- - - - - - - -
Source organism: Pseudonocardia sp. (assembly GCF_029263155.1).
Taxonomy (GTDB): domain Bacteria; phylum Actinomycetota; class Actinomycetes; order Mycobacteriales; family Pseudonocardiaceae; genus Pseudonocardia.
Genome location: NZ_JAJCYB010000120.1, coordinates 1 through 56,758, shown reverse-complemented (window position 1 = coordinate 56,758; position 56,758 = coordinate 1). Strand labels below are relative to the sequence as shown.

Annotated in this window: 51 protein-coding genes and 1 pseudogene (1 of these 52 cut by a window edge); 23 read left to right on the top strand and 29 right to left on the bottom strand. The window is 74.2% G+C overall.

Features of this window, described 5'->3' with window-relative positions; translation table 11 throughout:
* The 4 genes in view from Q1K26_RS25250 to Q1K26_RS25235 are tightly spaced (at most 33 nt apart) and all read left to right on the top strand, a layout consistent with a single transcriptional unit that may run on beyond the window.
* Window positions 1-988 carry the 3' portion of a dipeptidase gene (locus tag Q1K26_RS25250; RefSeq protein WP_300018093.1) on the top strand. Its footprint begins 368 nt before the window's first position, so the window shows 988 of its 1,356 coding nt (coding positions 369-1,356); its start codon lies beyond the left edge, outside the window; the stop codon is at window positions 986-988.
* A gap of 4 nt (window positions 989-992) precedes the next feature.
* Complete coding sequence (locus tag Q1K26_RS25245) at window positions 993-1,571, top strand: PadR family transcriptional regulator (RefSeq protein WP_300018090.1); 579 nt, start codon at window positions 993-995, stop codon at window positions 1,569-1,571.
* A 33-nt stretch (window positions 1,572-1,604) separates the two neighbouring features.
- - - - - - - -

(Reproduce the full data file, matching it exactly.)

Source organism: Pseudonocardia sp. (assembly GCF_029263155.1).
Taxonomy (GTDB): domain Bacteria; phylum Actinomycetota; class Actinomycetes; order Mycobacteriales; family Pseudonocardiaceae; genus Pseudonocardia.
Genome location: NZ_JAJCYB010000120.1, coordinates 1 through 56,758, shown reverse-complemented (window position 1 = coordinate 56,758; position 56,758 = coordinate 1). Strand labels below are relative to the sequence as shown.

Annotated in this window: 51 protein-coding genes and 1 pseudogene (1 of these 52 cut by a window edge); 23 read left to right on the top strand and 29 right to left on the bottom strand. The window is 74.2% G+C overall.

Features of this window, described 5'->3' with window-relative positions; translation table 11 throughout:
* The 4 genes in view from Q1K26_RS25250 to Q1K26_RS25235 are tightly spaced (at most 33 nt apart) and all read left to right on the top strand, a layout consistent with a single transcriptional unit that may run on beyond the window.
* Window positions 1-988 carry the 3' portion of a dipeptidase gene (locus tag Q1K26_RS25250; RefSeq protein WP_300018093.1) on the top strand. Its footprint begins 368 nt before the window's first position, so the window shows 988 of its 1,356 coding nt (coding positions 369-1,356); its start codon lies beyond the left edge, outside the window; the stop codon is at window positions 986-988.
* A gap of 4 nt (window positions 989-992) precedes the next feature.
* Complete coding sequence (locus tag Q1K26_RS25245) at window positions 993-1,571, top strand: PadR family transcriptional regulator (RefSeq protein WP_300018090.1); 579 nt, start codon at window positions 993-995, stop codon at window positions 1,569-1,571.
* A 33-nt stretch (window positions 1,572-1,604) separates the two neighbouring features.